One intervention involves following patients to make sure their medication reconciliation is complete, he said. The second intervention allows hospitals to supply patients with 30 days’ worth of medication, and patients are told to toss out what is left in their medicine cabinet. Nurse navigators, meanwhile, get in touch with hospital pharmacists and retail pharmacies to tell them about the changes.

With the bulk of the ACO’s patient population being 65 years or older, many on limited budgets, giving them the fewest medications at the lowest cost is essential, said ACO director Denise Patriaco. “We continually speak to them,” she said. “We have the nurse  navigators come in for high-tech, hightouch with the patients. We ask, ‘Did you take your meds this morning? Tell me what you  took?’ Patients need to be aware of what they are taking and why they are taking it.”

The number 1 cause of hospital readmittance is medication noncompliance, so the ACO follows up with a barrage of calls, from the  day of discharge right through to subsequent office visits with primary care doctors and specialists, she said.

The average cost of a visit to the emergency department (ED) for more than 8000 patients in the United States was $2168.1 Keeping patients out of the ED simply by reminding them to take their medication is the best way to zap hospital costs out of the system, literally at the price of a pill.

Hackensack UMC in Hackensack last year alone had 92,182 ED admissions, 12,532 inpatient surgeries, and 2.93 million outpatient visits, according to hospital statistics (Table 1).

Making the Rounds

Because Medicare Part D was not part of the MSSP contract with Hackensack Alliance, it is hard to say exactly how much the ACO’s stricter pharmacy management procedures have contributed to overall savings. It is safe to say, however, that no ACO can hope to achieve the kind of big savings delivered by Hackensack without implementing reforms around the pharmacy piece of the healthcare equation.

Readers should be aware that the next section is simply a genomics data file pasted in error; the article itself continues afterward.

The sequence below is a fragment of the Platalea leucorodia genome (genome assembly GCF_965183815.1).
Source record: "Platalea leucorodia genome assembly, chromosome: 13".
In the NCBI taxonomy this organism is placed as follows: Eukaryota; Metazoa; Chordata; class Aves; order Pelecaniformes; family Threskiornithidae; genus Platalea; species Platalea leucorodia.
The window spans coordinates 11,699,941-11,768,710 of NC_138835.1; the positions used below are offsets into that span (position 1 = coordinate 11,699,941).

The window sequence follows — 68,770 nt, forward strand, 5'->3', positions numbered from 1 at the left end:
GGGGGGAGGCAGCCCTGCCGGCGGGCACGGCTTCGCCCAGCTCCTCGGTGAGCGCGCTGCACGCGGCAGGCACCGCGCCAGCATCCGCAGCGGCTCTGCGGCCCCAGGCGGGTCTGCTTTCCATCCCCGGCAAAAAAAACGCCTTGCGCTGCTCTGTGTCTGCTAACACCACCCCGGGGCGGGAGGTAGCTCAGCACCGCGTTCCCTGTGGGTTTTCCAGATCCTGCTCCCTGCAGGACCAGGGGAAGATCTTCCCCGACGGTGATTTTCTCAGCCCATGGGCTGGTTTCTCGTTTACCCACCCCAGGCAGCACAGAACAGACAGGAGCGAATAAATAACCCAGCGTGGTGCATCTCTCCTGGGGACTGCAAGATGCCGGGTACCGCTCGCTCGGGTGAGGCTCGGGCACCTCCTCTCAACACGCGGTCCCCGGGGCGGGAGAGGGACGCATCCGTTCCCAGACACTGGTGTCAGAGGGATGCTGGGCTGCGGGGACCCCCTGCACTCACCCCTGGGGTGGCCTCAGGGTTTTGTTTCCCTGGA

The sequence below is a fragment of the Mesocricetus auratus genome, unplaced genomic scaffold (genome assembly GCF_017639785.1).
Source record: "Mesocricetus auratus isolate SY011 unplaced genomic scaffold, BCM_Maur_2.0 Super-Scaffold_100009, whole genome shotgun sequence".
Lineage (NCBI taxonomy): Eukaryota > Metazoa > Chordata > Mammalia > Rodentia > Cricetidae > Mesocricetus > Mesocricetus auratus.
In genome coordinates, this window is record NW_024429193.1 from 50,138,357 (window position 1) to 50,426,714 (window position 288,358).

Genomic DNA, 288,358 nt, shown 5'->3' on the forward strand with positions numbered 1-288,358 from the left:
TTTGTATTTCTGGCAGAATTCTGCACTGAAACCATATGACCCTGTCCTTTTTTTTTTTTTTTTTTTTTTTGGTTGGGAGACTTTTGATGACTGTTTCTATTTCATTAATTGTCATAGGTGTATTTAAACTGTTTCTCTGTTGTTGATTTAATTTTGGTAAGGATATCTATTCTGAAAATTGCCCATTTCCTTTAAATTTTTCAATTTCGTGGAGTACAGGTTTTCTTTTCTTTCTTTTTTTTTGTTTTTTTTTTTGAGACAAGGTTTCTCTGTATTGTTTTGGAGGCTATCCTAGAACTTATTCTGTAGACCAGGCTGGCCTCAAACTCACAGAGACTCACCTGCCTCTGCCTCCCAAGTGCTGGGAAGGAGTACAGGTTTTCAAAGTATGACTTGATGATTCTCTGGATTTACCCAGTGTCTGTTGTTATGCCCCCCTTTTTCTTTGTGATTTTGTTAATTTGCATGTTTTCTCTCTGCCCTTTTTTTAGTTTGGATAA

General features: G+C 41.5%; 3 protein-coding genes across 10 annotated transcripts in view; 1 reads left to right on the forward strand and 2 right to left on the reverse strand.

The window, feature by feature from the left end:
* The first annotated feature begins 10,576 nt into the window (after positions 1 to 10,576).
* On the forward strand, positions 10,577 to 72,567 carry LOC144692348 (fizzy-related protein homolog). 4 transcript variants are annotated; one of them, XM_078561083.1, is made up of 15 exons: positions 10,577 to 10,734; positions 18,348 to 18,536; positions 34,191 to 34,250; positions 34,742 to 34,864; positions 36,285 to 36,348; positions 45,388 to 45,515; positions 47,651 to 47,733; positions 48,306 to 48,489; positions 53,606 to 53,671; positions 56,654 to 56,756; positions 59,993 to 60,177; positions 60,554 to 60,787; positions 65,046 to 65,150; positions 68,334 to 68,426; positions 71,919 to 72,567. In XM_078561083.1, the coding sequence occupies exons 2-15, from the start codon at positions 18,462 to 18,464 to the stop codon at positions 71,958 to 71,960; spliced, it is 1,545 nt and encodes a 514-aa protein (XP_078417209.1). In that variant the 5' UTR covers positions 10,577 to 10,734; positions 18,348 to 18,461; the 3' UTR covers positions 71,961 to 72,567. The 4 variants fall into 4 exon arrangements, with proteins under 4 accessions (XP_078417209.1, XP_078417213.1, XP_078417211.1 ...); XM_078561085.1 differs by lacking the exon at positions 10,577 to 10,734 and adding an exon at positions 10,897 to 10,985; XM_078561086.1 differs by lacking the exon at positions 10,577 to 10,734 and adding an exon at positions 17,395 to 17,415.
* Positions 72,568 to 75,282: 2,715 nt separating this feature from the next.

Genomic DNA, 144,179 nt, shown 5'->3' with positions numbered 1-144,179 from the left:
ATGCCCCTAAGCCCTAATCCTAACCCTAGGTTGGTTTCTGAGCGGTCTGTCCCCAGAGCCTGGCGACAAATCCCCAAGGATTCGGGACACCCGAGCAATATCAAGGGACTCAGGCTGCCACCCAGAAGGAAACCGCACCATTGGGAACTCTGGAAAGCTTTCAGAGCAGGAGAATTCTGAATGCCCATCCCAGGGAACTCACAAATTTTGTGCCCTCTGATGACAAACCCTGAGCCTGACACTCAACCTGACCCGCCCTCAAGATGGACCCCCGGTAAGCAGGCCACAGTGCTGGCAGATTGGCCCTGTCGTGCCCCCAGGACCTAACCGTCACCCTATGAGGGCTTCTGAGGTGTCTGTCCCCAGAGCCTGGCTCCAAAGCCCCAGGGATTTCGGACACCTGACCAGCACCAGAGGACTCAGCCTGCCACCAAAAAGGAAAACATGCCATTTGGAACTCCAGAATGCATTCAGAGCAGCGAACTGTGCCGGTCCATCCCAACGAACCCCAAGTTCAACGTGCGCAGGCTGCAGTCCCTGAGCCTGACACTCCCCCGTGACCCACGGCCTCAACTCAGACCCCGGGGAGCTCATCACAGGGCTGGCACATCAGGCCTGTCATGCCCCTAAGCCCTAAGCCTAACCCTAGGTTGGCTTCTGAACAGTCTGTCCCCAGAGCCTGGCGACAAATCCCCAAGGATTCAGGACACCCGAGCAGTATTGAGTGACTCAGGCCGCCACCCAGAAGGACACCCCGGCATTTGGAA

Medication Therapy Management (MTM) techniques show treatment costs for patients were lower by as much as $5500 per patient  than for patients in the control group,2 and more than 7 out of 10 physician visits resulted in at least 1 prescription medication, according to a 2006 study.3

Not long ago, it was the doctors who were best known for making the rounds and visiting dozens of patients on different hospital  floors. Doctors still do that, but it is now much more common to see pharmacists making the rounds as well.

“In my experience pharmacists have not traditionally come to the floor and talked to patients,” Patriaco said.

At Hackensack UMC, though, pharmacists are just as likely as nurses to be appearing at patients’ bedsides and talking to nurses and doctors. Nor does the pharmacist’s role end at discharge following the all-important medical reconciliation.

Pharmacists, she said, “are calling nurses and physicians all day long” to make sure patients are on the proper blood thinners, and if they are on more than 1, how they got there, who made the decision, and why. 

PDF is available on the last page.

Issue: December 2013